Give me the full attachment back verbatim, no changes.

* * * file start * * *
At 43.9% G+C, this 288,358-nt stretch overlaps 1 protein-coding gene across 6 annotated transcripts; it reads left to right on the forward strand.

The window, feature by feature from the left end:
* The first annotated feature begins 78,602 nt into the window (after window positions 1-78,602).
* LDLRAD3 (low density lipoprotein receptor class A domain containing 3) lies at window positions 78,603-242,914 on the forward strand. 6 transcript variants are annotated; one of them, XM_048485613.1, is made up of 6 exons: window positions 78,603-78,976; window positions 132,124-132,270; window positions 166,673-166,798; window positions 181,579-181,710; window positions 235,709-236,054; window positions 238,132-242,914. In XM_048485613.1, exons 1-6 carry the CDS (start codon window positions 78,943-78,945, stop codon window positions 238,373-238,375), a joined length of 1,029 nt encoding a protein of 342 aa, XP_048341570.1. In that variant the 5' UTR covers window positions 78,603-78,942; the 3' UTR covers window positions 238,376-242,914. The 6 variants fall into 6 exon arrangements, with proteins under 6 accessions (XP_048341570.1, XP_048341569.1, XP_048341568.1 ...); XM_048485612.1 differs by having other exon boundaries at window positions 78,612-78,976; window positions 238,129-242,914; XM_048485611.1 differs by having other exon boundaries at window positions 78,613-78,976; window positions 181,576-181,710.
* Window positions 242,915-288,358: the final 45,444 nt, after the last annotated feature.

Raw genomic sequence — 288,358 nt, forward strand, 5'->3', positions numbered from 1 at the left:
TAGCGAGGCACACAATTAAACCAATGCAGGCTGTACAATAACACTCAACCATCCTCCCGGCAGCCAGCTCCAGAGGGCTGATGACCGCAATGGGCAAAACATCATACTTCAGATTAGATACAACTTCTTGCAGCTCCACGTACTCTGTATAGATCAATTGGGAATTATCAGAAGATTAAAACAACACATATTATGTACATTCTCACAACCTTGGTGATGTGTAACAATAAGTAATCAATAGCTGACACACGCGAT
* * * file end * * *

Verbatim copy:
At 43.9% G+C, this 288,358-nt stretch overlaps 1 protein-coding gene across 6 annotated transcripts; it reads left to right on the forward strand.

The window, feature by feature from the left end:
* The first annotated feature begins 78,602 nt into the window (after window positions 1-78,602).
* LDLRAD3 (low density lipoprotein receptor class A domain containing 3) lies at window positions 78,603-242,914 on the forward strand. 6 transcript variants are annotated; one of them, XM_048485613.1, is made up of 6 exons: window positions 78,603-78,976; window positions 132,124-132,270; window positions 166,673-166,798; window positions 181,579-181,710; window positions 235,709-236,054; window positions 238,132-242,914. In XM_048485613.1, exons 1-6 carry the CDS (start codon window positions 78,943-78,945, stop codon window positions 238,373-238,375), a joined length of 1,029 nt encoding a protein of 342 aa, XP_048341570.1. In that variant the 5' UTR covers window positions 78,603-78,942; the 3' UTR covers window positions 238,376-242,914. The 6 variants fall into 6 exon arrangements, with proteins under 6 accessions (XP_048341570.1, XP_048341569.1, XP_048341568.1 ...); XM_048485612.1 differs by having other exon boundaries at window positions 78,612-78,976; window positions 238,129-242,914; XM_048485611.1 differs by having other exon boundaries at window positions 78,613-78,976; window positions 181,576-181,710.
* Window positions 242,915-288,358: the final 45,444 nt, after the last annotated feature.

Raw genomic sequence — 288,358 nt, forward strand, 5'->3', positions numbered from 1 at the left:
TAGCGAGGCACACAATTAAACCAATGCAGGCTGTACAATAACACTCAACCATCCTCCCGGCAGCCAGCTCCAGAGGGCTGATGACCGCAATGGGCAAAACATCATACTTCAGATTAGATACAACTTCTTGCAGCTCCACGTACTCTGTATAGATCAATTGGGAATTATCAGAAGATTAAAACAACACATATTATGTACATTCTCACAACCTTGGTGATGTGTAACAATAAGTAATCAATAGCTGACACACGCGAT